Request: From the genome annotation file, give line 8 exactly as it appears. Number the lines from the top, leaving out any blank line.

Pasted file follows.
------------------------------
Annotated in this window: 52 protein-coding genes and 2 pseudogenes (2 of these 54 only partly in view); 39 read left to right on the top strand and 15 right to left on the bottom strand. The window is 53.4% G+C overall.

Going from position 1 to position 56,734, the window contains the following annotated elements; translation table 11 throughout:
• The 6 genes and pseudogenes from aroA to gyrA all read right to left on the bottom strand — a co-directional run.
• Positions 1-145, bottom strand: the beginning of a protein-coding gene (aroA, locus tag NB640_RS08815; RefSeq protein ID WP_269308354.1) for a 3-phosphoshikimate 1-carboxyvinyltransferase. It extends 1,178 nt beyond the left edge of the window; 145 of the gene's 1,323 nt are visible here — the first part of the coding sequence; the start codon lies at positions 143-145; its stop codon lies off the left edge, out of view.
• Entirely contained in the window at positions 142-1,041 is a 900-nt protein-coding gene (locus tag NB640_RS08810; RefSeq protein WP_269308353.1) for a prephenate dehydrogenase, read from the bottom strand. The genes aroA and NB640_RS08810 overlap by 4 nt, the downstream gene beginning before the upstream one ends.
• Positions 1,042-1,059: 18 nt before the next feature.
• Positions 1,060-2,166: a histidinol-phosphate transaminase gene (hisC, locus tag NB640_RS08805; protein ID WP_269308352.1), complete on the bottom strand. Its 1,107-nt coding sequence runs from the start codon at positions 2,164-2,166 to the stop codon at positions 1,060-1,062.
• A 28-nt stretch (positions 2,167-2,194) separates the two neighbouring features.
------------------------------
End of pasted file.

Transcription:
• A 28-nt stretch (positions 2,167-2,194) separates the two neighbouring features.